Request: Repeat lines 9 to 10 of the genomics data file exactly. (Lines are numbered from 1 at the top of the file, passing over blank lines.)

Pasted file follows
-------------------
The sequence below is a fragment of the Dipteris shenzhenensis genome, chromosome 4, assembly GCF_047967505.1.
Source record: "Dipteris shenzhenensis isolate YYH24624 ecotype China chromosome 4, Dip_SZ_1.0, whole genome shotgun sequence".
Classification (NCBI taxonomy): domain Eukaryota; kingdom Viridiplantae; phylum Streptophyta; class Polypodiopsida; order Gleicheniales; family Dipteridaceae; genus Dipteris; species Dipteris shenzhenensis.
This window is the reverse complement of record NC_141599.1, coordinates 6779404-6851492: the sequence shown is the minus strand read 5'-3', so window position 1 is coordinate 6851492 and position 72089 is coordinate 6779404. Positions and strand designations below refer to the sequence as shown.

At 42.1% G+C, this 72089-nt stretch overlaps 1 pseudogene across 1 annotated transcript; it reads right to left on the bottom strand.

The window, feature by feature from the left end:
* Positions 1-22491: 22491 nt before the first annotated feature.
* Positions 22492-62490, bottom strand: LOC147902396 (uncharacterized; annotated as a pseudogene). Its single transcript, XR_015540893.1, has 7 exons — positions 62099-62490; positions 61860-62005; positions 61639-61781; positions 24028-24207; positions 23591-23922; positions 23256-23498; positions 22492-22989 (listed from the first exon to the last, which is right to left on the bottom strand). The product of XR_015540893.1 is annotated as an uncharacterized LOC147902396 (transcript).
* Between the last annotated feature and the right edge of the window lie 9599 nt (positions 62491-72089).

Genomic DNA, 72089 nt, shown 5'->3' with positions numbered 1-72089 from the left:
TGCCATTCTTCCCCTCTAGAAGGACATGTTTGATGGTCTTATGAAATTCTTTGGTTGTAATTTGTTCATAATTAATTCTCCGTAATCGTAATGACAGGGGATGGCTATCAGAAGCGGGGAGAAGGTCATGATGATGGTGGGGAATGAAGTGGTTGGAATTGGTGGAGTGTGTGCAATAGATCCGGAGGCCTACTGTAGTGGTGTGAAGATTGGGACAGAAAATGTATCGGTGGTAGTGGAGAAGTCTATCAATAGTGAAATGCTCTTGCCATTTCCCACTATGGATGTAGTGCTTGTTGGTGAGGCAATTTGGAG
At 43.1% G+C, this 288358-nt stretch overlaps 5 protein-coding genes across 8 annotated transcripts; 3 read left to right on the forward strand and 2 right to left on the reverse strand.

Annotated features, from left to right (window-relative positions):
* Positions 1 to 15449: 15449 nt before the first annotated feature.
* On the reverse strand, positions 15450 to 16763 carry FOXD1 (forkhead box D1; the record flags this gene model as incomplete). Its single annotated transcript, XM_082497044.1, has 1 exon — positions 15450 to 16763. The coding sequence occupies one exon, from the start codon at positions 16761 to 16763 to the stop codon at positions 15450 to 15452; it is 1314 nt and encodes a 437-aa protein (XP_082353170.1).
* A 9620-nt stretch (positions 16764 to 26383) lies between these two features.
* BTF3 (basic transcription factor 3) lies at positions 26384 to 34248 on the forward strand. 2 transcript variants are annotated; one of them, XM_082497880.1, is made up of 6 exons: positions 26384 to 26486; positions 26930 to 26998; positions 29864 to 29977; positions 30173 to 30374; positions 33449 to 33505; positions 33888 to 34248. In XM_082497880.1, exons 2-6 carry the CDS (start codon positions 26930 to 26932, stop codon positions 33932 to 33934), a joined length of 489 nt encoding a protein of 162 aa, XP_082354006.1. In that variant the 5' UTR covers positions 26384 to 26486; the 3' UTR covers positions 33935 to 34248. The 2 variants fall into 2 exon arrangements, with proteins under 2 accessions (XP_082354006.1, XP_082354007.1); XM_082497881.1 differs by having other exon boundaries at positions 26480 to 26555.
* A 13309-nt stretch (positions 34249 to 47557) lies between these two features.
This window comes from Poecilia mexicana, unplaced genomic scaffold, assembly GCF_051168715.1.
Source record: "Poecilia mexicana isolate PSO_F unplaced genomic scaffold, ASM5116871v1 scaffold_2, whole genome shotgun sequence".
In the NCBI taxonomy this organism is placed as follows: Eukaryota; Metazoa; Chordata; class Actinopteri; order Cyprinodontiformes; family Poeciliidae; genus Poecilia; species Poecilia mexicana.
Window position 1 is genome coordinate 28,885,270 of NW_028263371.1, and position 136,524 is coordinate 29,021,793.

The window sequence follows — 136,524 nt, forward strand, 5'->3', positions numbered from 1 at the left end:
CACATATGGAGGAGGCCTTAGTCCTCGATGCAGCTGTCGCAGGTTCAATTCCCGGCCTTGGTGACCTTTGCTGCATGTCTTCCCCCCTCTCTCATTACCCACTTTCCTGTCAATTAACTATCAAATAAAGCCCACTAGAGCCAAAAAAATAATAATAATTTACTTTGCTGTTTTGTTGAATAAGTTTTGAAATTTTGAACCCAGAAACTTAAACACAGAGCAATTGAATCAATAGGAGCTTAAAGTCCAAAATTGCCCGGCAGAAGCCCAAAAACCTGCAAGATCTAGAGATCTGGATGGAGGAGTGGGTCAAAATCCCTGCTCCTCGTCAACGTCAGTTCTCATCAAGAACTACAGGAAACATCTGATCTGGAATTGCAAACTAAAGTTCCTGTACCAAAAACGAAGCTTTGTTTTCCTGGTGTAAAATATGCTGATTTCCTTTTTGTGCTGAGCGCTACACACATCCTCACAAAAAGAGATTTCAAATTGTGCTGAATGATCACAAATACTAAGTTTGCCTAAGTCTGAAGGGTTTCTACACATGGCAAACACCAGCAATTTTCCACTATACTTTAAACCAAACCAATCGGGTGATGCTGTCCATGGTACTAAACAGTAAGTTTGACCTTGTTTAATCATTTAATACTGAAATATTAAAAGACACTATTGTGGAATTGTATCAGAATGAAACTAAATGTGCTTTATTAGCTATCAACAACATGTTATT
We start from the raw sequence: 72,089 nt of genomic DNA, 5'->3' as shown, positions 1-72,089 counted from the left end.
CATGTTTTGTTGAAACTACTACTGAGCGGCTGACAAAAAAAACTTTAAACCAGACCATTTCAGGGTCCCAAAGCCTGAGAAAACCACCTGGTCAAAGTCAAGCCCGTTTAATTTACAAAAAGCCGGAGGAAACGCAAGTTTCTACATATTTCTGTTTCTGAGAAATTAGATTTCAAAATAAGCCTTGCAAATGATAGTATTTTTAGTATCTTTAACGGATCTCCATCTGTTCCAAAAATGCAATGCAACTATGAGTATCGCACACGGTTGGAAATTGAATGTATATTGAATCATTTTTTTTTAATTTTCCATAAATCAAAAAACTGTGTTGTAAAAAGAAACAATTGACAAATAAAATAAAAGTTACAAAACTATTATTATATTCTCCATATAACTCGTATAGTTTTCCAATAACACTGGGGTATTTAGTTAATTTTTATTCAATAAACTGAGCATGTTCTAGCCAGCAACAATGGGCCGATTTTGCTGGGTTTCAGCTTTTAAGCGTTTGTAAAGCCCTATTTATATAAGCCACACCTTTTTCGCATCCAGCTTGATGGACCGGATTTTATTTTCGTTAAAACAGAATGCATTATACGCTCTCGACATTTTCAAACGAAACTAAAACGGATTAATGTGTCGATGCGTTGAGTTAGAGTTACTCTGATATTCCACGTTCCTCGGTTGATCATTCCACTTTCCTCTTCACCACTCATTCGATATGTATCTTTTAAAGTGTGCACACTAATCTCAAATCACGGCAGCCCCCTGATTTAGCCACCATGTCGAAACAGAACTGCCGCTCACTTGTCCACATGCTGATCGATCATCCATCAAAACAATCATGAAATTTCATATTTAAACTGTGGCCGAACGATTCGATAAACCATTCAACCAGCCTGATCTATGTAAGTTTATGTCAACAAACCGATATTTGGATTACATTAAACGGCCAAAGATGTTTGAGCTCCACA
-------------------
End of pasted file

* Between the last annotated feature and the right edge of the window lie 9599 nt (positions 62491-72089).

Genomic DNA, 72089 nt, shown 5'->3' with positions numbered 1-72089 from the left: